Owners Roy and Gretchen Jackson are not sure about Barbaro's final resting place, but they have an idea they want to pursue.
"My son-in-law, I think, had this idea that we really ought to get some kind of museum for the horses who have run out of this area," Gretchen Jackson said in an interview last night. "That sort of sticks in my mind. You'd have to look at that before you decide where Barbaro goes."
The 2006 Kentucky Derby winner, who had been at the University of Pennsylvania's New Bolton Center in Kennett Square since suffering catastrophic fractures in May's Preakness Stakes, was euthanized Monday morning.
"We cremated him," Gretchen Jackson said last night. "I assume it's been done."
Monday was not the easiest day emotionally, but a day later, Jackson said: "There's a certain amount of relief knowing that horse is in a better place. . . . I don't have any regrets."
Like most owners of top thoroughbreds, the Jacksons had insurance, but Gretchen Jackson said she had no idea what it was worth or how Barbaro's time at New Bolton affected it. And they have yet to see a bill from New Bolton. "I cringe," Jackson said, half-joking.
"To discuss money in terms of what was spent in trying to save his life - I don't see how it's even remotely productive," said Barbaro's surgeon, Dean Richardson, aware that there had been a lot of such talk. "It cost a lot of money. But the horse was worth a lot of money, and the owners have a lot of money, and he earned a lot of money. The horse earned $2.3 million. He doesn't owe the Jacksons anything, and they know that."
One horse owner who has had multiple horses in surgery at New Bolton, and was aware of all that went into Barbaro's care, estimated that the cost probably did not go higher than the high six figures. Richardson said estimates "talking about millions of dollars" were "totally ridiculous."
As for another area that has attracted widespread public interest, Richardson and Gretchen Jackson said no sperm was taken from Barbaro before he was euthanized. Under strict rules, thoroughbreds must breed with a mare naturally.
And passing Barbaro's genes on to other horses "wasn't the point," Richardson said. "That wasn't the point of working on Barbaro. It was never to save his value as a breeding stallion. It wasn't necessarily to save his genes. It was to save the horse. We would have done the same thing if he were a gelding."
"We don't even know if he was potent," Gretchen Jackson said.
Yesterday, representatives from the Kentucky Derby Museum at Churchill Downs in Louisville and the Kentucky Horse Park in Lexington, both places where horses are buried, said they would be honored to have Barbaro buried there.
Gretchen Jackson said she and her husband had not ruled out any possibilities.
"It would be nice to have a memorial for Barbaro, a statue with access for people who loved him so much," she said. "He's our horse, and we'd like to bring him home" to the Jacksons' farm in West Grove, Chester County, "but this wasn't really his home."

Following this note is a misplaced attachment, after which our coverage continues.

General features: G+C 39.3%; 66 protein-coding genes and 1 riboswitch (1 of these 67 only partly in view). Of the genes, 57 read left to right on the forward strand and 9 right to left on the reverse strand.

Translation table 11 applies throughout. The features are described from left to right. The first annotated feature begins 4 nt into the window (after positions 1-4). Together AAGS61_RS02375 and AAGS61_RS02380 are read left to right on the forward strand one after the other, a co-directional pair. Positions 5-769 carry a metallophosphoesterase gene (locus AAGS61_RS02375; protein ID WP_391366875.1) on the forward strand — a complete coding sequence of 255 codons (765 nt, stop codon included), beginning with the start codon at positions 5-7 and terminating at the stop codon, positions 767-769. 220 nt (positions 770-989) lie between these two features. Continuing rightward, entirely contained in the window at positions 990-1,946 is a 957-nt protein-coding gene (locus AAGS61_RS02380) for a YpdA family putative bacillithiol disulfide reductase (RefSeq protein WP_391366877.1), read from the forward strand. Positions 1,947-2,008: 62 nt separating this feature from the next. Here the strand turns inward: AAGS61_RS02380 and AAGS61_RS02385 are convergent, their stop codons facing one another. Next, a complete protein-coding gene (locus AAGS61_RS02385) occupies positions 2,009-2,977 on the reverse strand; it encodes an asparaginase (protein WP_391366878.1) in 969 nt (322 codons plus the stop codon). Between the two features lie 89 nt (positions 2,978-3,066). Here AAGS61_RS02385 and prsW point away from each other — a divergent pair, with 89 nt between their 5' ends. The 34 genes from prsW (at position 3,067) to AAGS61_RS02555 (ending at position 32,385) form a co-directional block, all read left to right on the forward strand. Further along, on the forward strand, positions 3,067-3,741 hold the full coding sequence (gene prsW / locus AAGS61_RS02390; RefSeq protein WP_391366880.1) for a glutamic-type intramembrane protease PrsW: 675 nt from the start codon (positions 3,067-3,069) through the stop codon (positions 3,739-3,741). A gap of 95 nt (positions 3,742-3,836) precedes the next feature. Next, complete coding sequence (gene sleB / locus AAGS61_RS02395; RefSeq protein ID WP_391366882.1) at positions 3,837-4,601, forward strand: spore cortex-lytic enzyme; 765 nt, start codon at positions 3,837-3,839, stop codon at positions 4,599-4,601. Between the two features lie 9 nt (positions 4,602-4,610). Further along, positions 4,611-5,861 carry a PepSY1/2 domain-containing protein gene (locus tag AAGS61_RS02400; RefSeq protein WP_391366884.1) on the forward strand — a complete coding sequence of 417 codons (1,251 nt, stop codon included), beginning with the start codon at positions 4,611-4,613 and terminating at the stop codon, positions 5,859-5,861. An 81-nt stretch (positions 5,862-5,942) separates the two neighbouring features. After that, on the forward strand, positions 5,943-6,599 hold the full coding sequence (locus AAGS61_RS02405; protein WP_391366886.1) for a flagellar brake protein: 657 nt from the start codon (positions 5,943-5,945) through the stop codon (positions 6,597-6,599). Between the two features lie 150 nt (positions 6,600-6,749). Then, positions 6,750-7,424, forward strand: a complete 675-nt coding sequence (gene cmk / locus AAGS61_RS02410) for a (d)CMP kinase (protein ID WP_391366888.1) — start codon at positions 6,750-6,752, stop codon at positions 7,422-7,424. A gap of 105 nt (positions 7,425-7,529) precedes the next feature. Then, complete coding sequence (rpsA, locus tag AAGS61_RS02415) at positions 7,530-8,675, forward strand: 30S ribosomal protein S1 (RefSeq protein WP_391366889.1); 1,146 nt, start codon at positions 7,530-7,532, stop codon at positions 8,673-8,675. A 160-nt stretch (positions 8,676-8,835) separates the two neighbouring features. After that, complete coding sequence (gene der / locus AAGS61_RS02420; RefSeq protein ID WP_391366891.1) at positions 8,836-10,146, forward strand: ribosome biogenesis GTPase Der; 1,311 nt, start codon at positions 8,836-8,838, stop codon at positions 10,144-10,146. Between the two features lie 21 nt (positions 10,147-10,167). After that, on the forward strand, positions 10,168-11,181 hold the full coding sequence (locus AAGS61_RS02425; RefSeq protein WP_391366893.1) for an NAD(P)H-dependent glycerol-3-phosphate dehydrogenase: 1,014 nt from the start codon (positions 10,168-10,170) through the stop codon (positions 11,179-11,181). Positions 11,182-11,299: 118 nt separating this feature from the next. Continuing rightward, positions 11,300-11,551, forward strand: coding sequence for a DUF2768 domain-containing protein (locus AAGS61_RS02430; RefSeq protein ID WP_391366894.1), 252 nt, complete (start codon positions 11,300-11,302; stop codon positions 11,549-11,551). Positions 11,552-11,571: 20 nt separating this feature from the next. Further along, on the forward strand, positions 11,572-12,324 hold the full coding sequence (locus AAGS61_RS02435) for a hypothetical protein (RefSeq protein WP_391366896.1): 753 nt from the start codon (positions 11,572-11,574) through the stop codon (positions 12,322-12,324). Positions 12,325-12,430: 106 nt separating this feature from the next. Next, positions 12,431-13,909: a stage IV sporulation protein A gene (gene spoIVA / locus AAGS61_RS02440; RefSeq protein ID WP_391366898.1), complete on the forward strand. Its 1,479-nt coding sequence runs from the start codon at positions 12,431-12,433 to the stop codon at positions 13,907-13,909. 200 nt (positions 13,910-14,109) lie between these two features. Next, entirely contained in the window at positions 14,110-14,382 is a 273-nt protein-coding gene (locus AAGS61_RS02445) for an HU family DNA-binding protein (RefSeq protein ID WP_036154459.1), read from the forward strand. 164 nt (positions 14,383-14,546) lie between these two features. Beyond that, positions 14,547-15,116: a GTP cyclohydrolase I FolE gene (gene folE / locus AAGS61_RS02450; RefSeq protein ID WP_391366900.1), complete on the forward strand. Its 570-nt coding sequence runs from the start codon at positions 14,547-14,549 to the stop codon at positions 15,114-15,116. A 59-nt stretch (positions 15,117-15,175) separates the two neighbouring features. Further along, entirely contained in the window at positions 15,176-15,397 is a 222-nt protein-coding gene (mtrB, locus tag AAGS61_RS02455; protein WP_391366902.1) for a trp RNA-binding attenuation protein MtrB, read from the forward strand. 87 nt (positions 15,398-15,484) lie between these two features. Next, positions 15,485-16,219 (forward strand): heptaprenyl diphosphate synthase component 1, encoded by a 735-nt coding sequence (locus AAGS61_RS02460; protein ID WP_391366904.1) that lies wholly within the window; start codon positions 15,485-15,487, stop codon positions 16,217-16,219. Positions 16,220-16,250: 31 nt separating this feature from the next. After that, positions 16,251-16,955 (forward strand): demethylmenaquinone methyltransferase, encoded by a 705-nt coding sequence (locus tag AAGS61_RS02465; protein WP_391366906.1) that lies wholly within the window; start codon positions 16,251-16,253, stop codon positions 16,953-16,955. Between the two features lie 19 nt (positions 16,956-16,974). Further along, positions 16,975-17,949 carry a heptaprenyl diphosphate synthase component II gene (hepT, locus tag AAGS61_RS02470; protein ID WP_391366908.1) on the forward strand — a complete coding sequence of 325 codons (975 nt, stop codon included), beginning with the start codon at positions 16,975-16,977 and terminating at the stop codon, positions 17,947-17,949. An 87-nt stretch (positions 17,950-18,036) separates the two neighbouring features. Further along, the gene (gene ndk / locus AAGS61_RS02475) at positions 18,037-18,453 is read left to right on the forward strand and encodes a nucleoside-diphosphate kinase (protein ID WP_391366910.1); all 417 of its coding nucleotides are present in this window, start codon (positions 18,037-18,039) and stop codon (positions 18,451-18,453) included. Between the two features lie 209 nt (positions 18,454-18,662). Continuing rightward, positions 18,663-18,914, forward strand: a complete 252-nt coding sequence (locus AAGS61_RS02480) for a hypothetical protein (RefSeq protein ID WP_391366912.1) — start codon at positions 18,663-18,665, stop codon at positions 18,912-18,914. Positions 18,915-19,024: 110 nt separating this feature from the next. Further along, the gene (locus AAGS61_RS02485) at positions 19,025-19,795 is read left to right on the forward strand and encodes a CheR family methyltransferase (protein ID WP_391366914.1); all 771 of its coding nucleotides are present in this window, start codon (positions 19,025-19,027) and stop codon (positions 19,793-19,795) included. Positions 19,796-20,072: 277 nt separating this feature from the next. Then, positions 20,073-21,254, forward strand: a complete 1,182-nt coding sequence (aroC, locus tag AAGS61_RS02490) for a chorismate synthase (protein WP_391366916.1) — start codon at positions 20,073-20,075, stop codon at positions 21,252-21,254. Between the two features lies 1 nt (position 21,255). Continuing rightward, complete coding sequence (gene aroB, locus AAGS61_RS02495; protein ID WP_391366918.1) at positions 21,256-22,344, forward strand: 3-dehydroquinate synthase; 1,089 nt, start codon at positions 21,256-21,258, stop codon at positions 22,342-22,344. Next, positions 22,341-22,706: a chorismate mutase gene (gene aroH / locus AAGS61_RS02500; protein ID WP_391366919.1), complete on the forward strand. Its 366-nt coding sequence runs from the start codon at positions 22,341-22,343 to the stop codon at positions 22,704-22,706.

But the idea of burying his ashes at a local horse-racing museum does appeal to her. She does not have any firm idea for a place. However, she talked of the facility's being near the local tracks, and mentioned that maybe Penn would consider donating a few acres at New Bolton if the idea ever got off the ground. Jackson is on the center's board of trustees.
She talked of the long local racing history, going back to Delaware County's Sam Riddle, owner of legends Man O' War and War Admiral.
"One of the first people I'd go to is Pat Chapman," a longtime friend and coowner of 2004 Kentucky Derby and Preakness winner Smarty Jones, Jackson said. "I intend to talk to her."
She also mentioned the great local interest in Afleet Alex, the 2005 Preakness and Belmont Stakes winner. Jackson said she had not met the five owners from the Cash Is King stable.
"I'm sure everybody from Cash Is King would love to be affiliated with something like that," said Chuck Zacney of Phoenixville, managing partner of the group that owned Afleet Alex. "I think it would be a great idea."
Gretchen Jackson said her family had discussed the idea for a museum for about a month. She credited her son-in-law, Tom Zungailia.
Keith Chamblin, senior vice president of the National Thoroughbred Racing Association, told the Louisville Courier-Journal last night that he planned to launch a national fund-raising initiative into laminitis research in Barbaro's memory. Details were being finalized and were to be presented to the Jacksons for their approval, and could be announced as early as today.
Chamblin said NTRA Charities would channel 100 percent of contributions into research. The venture also could include public-service announcements on NTRA-sponsored racing telecasts and dates for organized fund-raisers at tracks and simulcast outlets across the country. Roy Jackson has been apprised of the effort, Chamblin said.
A full brother to Barbaro is a yearling, and his mother, La Ville Rouge, is in foal again to Barbaro's sire, Dynaformer. The Jacksons will own both colts. Asked about names during an appearance on CNN's Larry King Live last night, Roy Jackson explained that Barbaro's name came from a dog in a painting in their house of old family foxhounds. There are six hounds in the painting, he said. Look for more names from that same place on the wall.
"It brought us luck once," Roy Jackson said.